Superficially, the subject matter in Alfonso Cuarón’s Gravity is not especially original. Movies such as Solaris, 2001: A Space Odyssey and Apollo 13 deal with the challenges facing astronauts in space. Gravity focuses on two astronauts, played by George Clooney and Sandra Bullock, and the pair’s struggle to survive after disaster strikes during a Hubble Space Telescope repair mission. As the captivating trailers for Gravity show, their routine spacewalk repair of the satellite is suddenly hit by a devastating cloud of debris transforming the routine into a disaster.
Murphy’s law has a field day in this film — everything that could possibly go wrong, does, often in quick succession. The astronauts are constantly at odds with the utterly inhospitable environment around them as they fight to survive. In the main scene from the trailers, Bullock’s character gets knocked off the shuttle and finds herself spinning off into a darkness threatening to swallow her whole. Intercutting agoraphobic shots of Bullock shrinking into the formless void of space and another from her point of view where bewildering, weightless spinning inside her claustrophobic helmet frames her flight away from her shuttle, Bullock’s terror is palpable and her performance is gripping throughout the film.
Despite Bullock’s powerful performance, however, space and its lack of gravity are the real stars of this film. They are the source of both the film’s terror and its stunning beauty. That terror arises from not only the enveloping nothingness, but also the sheer unpredictability of the environment. One would think that an environment whose primary characteristic is emptiness would not exhibit such volatility, but it is that emptiness, of not only objects, but also rules that makes it so much more alien than any alien planet visited in the realm of movies. Where a planet will have new and strange characteristics, the emptiness of space, and its absence of gravity or frame of reference, blows it out of the water when it comes to unfamiliarity.
In Gravity, the monster is the emptiness — be it the constant threat it poses to the astronaut’s shuttle or the threat of getting lost in its black endlessness. This high-wire act of balancing the fears from wide-open spaces colors the succession of disasters that befall the astronauts and it makes for a very capable catalyst for the story’s progression.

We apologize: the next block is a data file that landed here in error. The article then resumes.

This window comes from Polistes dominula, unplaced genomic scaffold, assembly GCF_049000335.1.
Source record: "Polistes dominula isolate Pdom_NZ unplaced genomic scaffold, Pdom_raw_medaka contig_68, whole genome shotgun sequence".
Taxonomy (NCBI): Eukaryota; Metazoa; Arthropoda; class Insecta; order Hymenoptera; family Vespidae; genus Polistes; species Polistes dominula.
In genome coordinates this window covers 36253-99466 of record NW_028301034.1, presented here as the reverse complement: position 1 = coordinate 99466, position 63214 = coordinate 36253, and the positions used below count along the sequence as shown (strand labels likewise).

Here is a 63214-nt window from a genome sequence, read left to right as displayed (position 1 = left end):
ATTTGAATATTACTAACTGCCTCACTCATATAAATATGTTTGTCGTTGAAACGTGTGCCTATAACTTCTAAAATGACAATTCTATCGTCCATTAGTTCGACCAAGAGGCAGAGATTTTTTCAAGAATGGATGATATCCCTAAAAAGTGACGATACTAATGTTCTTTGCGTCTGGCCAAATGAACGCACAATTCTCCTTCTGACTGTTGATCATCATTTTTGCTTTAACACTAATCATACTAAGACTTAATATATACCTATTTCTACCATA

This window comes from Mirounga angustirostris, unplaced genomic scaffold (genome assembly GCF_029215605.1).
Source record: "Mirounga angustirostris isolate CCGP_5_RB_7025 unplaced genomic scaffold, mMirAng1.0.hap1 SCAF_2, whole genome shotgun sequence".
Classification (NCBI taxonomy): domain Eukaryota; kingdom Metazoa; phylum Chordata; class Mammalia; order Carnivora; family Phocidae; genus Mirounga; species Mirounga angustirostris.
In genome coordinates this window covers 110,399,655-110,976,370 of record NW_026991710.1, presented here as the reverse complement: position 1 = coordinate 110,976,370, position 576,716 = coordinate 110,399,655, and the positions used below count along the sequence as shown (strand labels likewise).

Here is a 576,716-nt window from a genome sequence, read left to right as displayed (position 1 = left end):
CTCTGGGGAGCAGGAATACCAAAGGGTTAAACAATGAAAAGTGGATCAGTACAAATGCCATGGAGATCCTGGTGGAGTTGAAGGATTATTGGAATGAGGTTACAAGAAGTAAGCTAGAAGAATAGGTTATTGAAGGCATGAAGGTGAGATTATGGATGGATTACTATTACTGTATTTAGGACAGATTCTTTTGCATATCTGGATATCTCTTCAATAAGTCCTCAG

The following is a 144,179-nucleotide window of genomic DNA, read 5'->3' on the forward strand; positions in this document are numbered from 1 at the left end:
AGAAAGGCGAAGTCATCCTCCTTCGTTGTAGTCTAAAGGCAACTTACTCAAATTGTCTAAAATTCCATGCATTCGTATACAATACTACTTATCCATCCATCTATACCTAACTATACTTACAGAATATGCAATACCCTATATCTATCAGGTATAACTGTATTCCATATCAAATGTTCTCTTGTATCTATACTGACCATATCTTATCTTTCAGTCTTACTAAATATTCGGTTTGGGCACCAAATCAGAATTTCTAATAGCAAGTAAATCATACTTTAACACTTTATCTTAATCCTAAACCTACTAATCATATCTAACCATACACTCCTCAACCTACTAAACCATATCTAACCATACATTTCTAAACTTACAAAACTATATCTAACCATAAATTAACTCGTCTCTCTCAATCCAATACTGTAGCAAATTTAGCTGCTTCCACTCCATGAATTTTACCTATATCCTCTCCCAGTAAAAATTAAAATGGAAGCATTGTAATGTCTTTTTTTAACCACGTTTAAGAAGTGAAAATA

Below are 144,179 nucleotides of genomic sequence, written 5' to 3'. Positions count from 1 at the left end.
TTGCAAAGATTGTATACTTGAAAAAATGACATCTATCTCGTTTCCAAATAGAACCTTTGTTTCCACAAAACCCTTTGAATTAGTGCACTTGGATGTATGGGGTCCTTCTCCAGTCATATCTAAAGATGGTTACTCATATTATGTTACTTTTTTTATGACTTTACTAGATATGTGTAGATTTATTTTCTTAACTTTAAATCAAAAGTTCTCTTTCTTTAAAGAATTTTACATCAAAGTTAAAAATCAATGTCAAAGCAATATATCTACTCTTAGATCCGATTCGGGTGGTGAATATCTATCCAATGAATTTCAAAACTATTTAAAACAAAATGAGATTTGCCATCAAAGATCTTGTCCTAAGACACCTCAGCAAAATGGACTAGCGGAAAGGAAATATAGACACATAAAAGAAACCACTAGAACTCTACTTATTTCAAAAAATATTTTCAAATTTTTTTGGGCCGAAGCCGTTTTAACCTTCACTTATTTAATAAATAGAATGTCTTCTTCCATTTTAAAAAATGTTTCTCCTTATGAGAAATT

The movie’s title alone should tip you off on the film’s focus on gravity or, more accurately, its absence. That weightlessness dominates the action. But it also gives the film a majestic quality. Using 3-D with a virtuosity that other directors have not been able to achieve, Cuarón uses the lack of gravity to create a weightless ballet in the midst of that constant visceral action. The movements of Bullock and Clooney, floating serenely at first and then with a calmness that belies the urgency of their crisis, are by far the most important part of their performances, despite the stellar job they did with the actual dialogue and desperation. Hanging from super thin wires inside of a state-of-the-art LED cube, they simulated weightlessness marvelously. The movement’s contrast with the urgency of the situation is marvelous, especially with incredible shots of the earth and stars filling the field of vision on a theater screen. In one scene, time is running out. Bullock counts down her oxygen levels as they try to get to the station “3 percent … 2 percent …. 1 percent …” this is a criminally tense moment, but Cuarón splices it with an arresting view of the Earth at night behind them.
This is what makes the film an instant classic. Amid the chaos, amid the struggle, amid the rabid fight for life, you see such serene splendor that it is hard not to be swept up in it. In the same way the amazing desert shots in Lawrence of Arabia take your breath away between scenes of war and conflict, so does this incredible depiction of space. David Lean, the director of Lawrence, achieved his magnum opus by actually going to Jordan and filming in the desert. Cuarón was not lucky enough to go into orbit for his film. That, however, almost makes his achievement more amazing: the knowledge that with movie magic he was able to create such a striking depiction of space.
It is very easy to drift into superlatives and call a movie of Gravity’s caliber “great” for several paragraphs without really delving into the reasons why you think so. The film is a gripping, mesmerizing cinematic experience that is unlike any other film I have seen. Simply put, it is a masterpiece. Watch it on the biggest screen you can find, preferably in 3-D, and prepare to have your breath taken away.
Follow us on Twitter @dailytrojan